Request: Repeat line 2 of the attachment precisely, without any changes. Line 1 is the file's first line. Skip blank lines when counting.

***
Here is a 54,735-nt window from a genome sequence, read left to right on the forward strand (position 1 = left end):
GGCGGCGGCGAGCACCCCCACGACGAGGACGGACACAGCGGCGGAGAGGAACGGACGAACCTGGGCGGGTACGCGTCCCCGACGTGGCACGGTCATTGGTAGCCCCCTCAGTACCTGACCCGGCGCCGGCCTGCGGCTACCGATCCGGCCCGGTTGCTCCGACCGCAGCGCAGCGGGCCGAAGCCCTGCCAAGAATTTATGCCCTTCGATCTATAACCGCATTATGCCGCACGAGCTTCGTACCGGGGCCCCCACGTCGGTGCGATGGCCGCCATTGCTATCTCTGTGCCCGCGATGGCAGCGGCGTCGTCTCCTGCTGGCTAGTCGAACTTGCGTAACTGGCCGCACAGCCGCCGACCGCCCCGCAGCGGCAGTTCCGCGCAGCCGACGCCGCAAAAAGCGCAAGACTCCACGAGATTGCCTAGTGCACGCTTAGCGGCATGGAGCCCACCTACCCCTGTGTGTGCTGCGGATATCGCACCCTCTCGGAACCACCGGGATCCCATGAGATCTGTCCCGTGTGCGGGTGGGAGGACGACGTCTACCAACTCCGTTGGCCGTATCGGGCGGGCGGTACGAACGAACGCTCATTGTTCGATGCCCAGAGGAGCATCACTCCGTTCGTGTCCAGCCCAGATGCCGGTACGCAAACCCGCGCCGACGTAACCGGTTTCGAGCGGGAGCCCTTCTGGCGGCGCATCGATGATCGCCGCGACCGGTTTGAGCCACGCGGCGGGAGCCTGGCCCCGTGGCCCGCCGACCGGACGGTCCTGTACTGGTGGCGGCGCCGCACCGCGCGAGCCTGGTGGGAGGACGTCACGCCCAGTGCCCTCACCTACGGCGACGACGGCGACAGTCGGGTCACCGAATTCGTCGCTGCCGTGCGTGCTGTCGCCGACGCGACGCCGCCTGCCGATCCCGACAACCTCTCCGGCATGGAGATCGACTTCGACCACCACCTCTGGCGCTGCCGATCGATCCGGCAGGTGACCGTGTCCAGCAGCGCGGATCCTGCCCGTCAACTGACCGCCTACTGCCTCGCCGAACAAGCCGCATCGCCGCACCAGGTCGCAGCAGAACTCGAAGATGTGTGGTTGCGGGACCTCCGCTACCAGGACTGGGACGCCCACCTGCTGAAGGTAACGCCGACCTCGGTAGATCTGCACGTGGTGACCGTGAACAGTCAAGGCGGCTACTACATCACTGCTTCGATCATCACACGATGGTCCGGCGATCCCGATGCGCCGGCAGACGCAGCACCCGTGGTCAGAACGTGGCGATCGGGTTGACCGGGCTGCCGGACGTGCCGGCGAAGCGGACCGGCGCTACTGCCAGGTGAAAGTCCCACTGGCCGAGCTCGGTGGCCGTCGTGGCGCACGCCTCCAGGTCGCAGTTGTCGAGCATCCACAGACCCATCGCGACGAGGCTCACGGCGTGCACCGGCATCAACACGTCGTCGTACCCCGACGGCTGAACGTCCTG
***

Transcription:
GGCGGCGGCGAGCACCCCCACGACGAGGACGGACACAGCGGCGGAGAGGAACGGACGAACCTGGGCGGGTACGCGTCCCCGACGTGGCACGGTCATTGGTAGCCCCCTCAGTACCTGACCCGGCGCCGGCCTGCGGCTACCGATCCGGCCCGGTTGCTCCGACCGCAGCGCAGCGGGCCGAAGCCCTGCCAAGAATTTATGCCCTTCGATCTATAACCGCATTATGCCGCACGAGCTTCGTACCGGGGCCCCCACGTCGGTGCGATGGCCGCCATTGCTATCTCTGTGCCCGCGATGGCAGCGGCGTCGTCTCCTGCTGGCTAGTCGAACTTGCGTAACTGGCCGCACAGCCGCCGACCGCCCCGCAGCGGCAGTTCCGCGCAGCCGACGCCGCAAAAAGCGCAAGACTCCACGAGATTGCCTAGTGCACGCTTAGCGGCATGGAGCCCACCTACCCCTGTGTGTGCTGCGGATATCGCACCCTCTCGGAACCACCGGGATCCCATGAGATCTGTCCCGTGTGCGGGTGGGAGGACGACGTCTACCAACTCCGTTGGCCGTATCGGGCGGGCGGTACGAACGAACGCTCATTGTTCGATGCCCAGAGGAGCATCACTCCGTTCGTGTCCAGCCCAGATGCCGGTACGCAAACCCGCGCCGACGTAACCGGTTTCGAGCGGGAGCCCTTCTGGCGGCGCATCGATGATCGCCGCGACCGGTTTGAGCCACGCGGCGGGAGCCTGGCCCCGTGGCCCGCCGACCGGACGGTCCTGTACTGGTGGCGGCGCCGCACCGCGCGAGCCTGGTGGGAGGACGTCACGCCCAGTGCCCTCACCTACGGCGACGACGGCGACAGTCGGGTCACCGAATTCGTCGCTGCCGTGCGTGCTGTCGCCGACGCGACGCCGCCTGCCGATCCCGACAACCTCTCCGGCATGGAGATCGACTTCGACCACCACCTCTGGCGCTGCCGATCGATCCGGCAGGTGACCGTGTCCAGCAGCGCGGATCCTGCCCGTCAACTGACCGCCTACTGCCTCGCCGAACAAGCCGCATCGCCGCACCAGGTCGCAGCAGAACTCGAAGATGTGTGGTTGCGGGACCTCCGCTACCAGGACTGGGACGCCCACCTGCTGAAGGTAACGCCGACCTCGGTAGATCTGCACGTGGTGACCGTGAACAGTCAAGGCGGCTACTACATCACTGCTTCGATCATCACACGATGGTCCGGCGATCCCGATGCGCCGGCAGACGCAGCACCCGTGGTCAGAACGTGGCGATCGGGTTGACCGGGCTGCCGGACGTGCCGGCGAAGCGGACCGGCGCTACTGCCAGGTGAAAGTCCCACTGGCCGAGCTCGGTGGCCGTCGTGGCGCACGCCTCCAGGTCGCAGTTGTCGAGCATCCACAGACCCATCGCGACGAGGCTCACGGCGTGCACCGGCATCAACACGTCGTCGTACCCCGACGGCTGAACGTCCTG